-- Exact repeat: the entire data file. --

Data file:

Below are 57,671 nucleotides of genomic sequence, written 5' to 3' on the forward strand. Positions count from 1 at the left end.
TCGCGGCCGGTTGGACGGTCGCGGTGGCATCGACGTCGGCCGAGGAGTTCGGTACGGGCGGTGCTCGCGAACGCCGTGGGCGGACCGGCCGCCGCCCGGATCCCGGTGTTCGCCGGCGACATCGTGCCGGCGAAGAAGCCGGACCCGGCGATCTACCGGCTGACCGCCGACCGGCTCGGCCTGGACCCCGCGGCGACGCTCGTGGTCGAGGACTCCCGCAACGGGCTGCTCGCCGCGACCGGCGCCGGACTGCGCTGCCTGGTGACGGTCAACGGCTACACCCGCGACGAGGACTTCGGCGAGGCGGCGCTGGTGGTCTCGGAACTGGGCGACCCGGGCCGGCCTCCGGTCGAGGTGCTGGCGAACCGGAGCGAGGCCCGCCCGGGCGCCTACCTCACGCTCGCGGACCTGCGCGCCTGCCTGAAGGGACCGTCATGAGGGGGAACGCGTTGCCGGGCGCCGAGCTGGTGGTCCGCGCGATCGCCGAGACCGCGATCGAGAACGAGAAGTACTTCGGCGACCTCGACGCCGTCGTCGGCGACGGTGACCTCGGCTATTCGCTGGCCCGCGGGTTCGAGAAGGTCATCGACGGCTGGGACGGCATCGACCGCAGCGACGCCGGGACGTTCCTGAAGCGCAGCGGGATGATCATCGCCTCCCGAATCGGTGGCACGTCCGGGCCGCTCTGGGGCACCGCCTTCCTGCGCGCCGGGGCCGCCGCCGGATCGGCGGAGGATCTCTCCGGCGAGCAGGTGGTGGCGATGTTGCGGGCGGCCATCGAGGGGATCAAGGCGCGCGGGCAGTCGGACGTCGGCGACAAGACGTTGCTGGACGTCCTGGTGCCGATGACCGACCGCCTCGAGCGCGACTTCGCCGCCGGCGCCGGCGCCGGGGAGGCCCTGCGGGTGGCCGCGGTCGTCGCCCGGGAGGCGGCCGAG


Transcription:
Below are 57,671 nucleotides of genomic sequence, written 5' to 3' on the forward strand. Positions count from 1 at the left end.
TCGCGGCCGGTTGGACGGTCGCGGTGGCATCGACGTCGGCCGAGGAGTTCGGTACGGGCGGTGCTCGCGAACGCCGTGGGCGGACCGGCCGCCGCCCGGATCCCGGTGTTCGCCGGCGACATCGTGCCGGCGAAGAAGCCGGACCCGGCGATCTACCGGCTGACCGCCGACCGGCTCGGCCTGGACCCCGCGGCGACGCTCGTGGTCGAGGACTCCCGCAACGGGCTGCTCGCCGCGACCGGCGCCGGACTGCGCTGCCTGGTGACGGTCAACGGCTACACCCGCGACGAGGACTTCGGCGAGGCGGCGCTGGTGGTCTCGGAACTGGGCGACCCGGGCCGGCCTCCGGTCGAGGTGCTGGCGAACCGGAGCGAGGCCCGCCCGGGCGCCTACCTCACGCTCGCGGACCTGCGCGCCTGCCTGAAGGGACCGTCATGAGGGGGAACGCGTTGCCGGGCGCCGAGCTGGTGGTCCGCGCGATCGCCGAGACCGCGATCGAGAACGAGAAGTACTTCGGCGACCTCGACGCCGTCGTCGGCGACGGTGACCTCGGCTATTCGCTGGCCCGCGGGTTCGAGAAGGTCATCGACGGCTGGGACGGCATCGACCGCAGCGACGCCGGGACGTTCCTGAAGCGCAGCGGGATGATCATCGCCTCCCGAATCGGTGGCACGTCCGGGCCGCTCTGGGGCACCGCCTTCCTGCGCGCCGGGGCCGCCGCCGGATCGGCGGAGGATCTCTCCGGCGAGCAGGTGGTGGCGATGTTGCGGGCGGCCATCGAGGGGATCAAGGCGCGCGGGCAGTCGGACGTCGGCGACAAGACGTTGCTGGACGTCCTGGTGCCGATGACCGACCGCCTCGAGCGCGACTTCGCCGCCGGCGCCGGCGCCGGGGAGGCCCTGCGGGTGGCCGCGGTCGTCGCCCGGGAGGCGGCCGAG